Improvement plan for a senior

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Andy Stoker
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Improvement plan for a senior

Post by Andy Stoker » Sat May 27, 2017 4:00 pm

I am in my 60s - now approaching retirement - and thinking I will return to chess (last played seriously in 1976!). I am of reasonable strength - I've played in Quickplays (or are they Rapidplays?) - average less than 1 a year - and been given (highly unreliable) grades on that basis - in the region 170 - 190.
My question is - when I get the time - what's the best way to try to improve? I plan to play in a few (?) weekend "proper" tournament, but I want to study - something I've never done since I taught myself to play at the age 10. I thought I'd buy some software that can evaluate positions (is that what Fritz does?) and buy an instruction book (any recommendations?). Is there anything else you would recommend?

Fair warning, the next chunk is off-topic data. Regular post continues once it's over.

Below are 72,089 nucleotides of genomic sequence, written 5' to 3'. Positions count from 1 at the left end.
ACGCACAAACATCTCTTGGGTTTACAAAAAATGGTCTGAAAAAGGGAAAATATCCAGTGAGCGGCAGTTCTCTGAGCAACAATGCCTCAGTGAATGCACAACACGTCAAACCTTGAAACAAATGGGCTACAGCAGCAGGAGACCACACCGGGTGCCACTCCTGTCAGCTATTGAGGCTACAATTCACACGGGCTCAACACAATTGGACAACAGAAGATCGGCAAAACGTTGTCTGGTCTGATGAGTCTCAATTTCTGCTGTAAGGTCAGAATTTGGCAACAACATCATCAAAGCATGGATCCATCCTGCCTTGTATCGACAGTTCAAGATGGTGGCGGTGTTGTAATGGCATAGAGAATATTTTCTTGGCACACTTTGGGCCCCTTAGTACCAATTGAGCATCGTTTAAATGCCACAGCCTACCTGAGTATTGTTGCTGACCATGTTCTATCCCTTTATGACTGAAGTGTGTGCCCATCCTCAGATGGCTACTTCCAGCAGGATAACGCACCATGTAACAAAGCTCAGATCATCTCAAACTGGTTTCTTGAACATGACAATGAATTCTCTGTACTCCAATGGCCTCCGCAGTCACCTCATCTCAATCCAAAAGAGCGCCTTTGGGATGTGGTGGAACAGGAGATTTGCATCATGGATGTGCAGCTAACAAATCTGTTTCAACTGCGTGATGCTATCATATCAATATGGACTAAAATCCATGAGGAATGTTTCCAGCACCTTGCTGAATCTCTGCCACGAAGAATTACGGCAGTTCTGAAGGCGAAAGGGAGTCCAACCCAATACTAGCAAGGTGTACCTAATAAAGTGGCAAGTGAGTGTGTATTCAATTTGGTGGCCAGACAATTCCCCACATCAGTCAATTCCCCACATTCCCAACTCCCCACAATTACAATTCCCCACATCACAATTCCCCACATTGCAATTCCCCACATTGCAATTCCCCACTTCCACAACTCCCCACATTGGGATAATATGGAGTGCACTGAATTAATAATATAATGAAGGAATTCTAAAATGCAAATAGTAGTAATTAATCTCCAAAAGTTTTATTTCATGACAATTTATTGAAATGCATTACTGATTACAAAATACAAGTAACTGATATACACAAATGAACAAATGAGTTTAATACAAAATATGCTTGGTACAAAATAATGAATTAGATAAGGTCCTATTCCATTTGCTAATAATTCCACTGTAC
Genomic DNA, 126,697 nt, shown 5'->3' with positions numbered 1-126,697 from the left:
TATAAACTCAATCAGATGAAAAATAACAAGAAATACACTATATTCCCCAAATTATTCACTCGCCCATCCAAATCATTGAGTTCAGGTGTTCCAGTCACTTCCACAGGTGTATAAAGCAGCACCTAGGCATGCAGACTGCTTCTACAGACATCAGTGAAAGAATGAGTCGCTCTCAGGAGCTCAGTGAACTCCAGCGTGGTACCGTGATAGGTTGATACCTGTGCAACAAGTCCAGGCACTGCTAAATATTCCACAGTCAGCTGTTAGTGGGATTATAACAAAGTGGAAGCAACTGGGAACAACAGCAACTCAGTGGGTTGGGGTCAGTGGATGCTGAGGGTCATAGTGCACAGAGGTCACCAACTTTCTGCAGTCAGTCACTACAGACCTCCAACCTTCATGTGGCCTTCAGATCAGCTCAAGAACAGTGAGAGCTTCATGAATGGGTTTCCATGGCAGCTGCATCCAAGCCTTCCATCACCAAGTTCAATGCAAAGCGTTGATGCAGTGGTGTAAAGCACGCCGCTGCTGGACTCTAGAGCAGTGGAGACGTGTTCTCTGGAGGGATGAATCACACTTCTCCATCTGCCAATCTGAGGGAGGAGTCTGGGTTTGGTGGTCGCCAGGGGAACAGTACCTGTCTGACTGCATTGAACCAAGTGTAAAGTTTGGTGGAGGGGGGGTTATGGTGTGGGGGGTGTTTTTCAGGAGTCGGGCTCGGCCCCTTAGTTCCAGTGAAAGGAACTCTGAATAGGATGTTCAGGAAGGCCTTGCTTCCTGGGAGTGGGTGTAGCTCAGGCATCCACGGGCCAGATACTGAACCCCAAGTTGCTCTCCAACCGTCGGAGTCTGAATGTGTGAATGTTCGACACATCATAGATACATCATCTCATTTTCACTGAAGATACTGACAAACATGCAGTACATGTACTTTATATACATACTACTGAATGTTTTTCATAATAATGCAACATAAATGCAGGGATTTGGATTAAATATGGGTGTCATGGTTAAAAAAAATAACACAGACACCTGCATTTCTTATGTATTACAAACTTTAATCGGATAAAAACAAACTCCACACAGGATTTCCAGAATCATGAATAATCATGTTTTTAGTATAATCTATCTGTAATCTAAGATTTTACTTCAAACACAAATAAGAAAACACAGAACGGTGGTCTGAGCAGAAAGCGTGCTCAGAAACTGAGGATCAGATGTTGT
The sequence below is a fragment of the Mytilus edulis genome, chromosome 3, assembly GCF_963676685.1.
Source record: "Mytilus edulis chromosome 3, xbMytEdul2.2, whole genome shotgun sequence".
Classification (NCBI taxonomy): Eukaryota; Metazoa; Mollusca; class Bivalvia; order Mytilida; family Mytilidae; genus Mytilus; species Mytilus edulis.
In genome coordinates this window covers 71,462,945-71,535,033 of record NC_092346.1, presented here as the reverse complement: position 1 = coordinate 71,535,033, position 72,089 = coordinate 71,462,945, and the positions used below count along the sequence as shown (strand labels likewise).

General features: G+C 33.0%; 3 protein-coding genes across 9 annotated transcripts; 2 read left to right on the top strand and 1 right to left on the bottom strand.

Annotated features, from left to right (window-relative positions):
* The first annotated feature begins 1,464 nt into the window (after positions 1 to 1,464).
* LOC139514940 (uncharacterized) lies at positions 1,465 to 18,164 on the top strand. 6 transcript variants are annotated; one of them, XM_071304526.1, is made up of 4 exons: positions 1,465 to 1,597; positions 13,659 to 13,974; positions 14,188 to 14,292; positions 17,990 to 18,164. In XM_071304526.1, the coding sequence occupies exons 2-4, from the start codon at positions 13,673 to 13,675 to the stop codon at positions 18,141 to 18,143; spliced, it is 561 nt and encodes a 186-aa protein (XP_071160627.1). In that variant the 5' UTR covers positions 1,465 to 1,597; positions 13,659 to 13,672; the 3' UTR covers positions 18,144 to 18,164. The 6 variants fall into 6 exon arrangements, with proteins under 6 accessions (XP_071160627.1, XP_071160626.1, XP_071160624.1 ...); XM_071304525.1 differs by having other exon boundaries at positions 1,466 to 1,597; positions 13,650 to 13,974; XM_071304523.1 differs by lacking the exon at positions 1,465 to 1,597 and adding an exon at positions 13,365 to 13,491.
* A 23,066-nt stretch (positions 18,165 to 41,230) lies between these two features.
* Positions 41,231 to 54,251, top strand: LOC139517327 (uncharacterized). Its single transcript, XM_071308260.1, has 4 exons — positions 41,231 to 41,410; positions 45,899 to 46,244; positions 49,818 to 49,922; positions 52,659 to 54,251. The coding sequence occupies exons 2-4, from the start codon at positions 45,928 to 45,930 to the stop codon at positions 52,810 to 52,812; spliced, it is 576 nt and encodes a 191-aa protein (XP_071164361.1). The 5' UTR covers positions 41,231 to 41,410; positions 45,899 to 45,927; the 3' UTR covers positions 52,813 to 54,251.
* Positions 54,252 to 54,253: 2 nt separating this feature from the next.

Thank you in advance.

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IM Jack Rudd
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Location: Bideford

Re: Improvement plan for a senior

Post by IM Jack Rudd » Sat May 27, 2017 4:07 pm

You could get yourself some coaching. That's what I'm doing, and I think it's having a positive effect on my chess.

Andy Stoker
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Re: Improvement plan for a senior

Post by Andy Stoker » Sat May 27, 2017 4:18 pm

Thank you Mr Rudd - I suspect that would cost me more than I want to pay - but I asked so should follow this up - where would I find such a person - do people coach face-to-face, screen-to-screen or via emails or similar? (I live in Greater Manchester)

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IM Jack Rudd
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Re: Improvement plan for a senior

Post by IM Jack Rudd » Sat May 27, 2017 4:49 pm